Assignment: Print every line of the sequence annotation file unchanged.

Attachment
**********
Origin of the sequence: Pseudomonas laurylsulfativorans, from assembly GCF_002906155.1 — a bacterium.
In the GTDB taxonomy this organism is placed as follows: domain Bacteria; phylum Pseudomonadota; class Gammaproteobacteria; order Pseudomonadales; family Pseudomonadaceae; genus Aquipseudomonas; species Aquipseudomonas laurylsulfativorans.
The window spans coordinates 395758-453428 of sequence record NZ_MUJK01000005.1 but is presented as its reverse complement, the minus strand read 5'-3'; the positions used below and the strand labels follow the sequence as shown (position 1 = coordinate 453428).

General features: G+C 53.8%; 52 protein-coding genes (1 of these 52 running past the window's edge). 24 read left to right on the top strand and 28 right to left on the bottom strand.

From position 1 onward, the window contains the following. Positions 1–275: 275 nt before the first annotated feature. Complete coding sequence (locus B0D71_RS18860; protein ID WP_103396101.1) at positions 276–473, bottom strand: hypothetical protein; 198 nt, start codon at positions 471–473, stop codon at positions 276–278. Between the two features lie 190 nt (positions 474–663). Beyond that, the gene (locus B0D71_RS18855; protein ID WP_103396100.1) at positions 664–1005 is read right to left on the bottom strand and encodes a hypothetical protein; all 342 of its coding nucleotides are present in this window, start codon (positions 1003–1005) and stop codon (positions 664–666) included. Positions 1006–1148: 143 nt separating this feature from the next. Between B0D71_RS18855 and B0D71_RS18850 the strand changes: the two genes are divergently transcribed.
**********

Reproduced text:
Origin of the sequence: Pseudomonas laurylsulfativorans, from assembly GCF_002906155.1 — a bacterium.
In the GTDB taxonomy this organism is placed as follows: domain Bacteria; phylum Pseudomonadota; class Gammaproteobacteria; order Pseudomonadales; family Pseudomonadaceae; genus Aquipseudomonas; species Aquipseudomonas laurylsulfativorans.
The window spans coordinates 395758-453428 of sequence record NZ_MUJK01000005.1 but is presented as its reverse complement, the minus strand read 5'-3'; the positions used below and the strand labels follow the sequence as shown (position 1 = coordinate 453428).

General features: G+C 53.8%; 52 protein-coding genes (1 of these 52 running past the window's edge). 24 read left to right on the top strand and 28 right to left on the bottom strand.

From position 1 onward, the window contains the following. Positions 1–275: 275 nt before the first annotated feature. Complete coding sequence (locus B0D71_RS18860; protein ID WP_103396101.1) at positions 276–473, bottom strand: hypothetical protein; 198 nt, start codon at positions 471–473, stop codon at positions 276–278. Between the two features lie 190 nt (positions 474–663). Beyond that, the gene (locus B0D71_RS18855; protein ID WP_103396100.1) at positions 664–1005 is read right to left on the bottom strand and encodes a hypothetical protein; all 342 of its coding nucleotides are present in this window, start codon (positions 1003–1005) and stop codon (positions 664–666) included. Positions 1006–1148: 143 nt separating this feature from the next. Between B0D71_RS18855 and B0D71_RS18850 the strand changes: the two genes are divergently transcribed.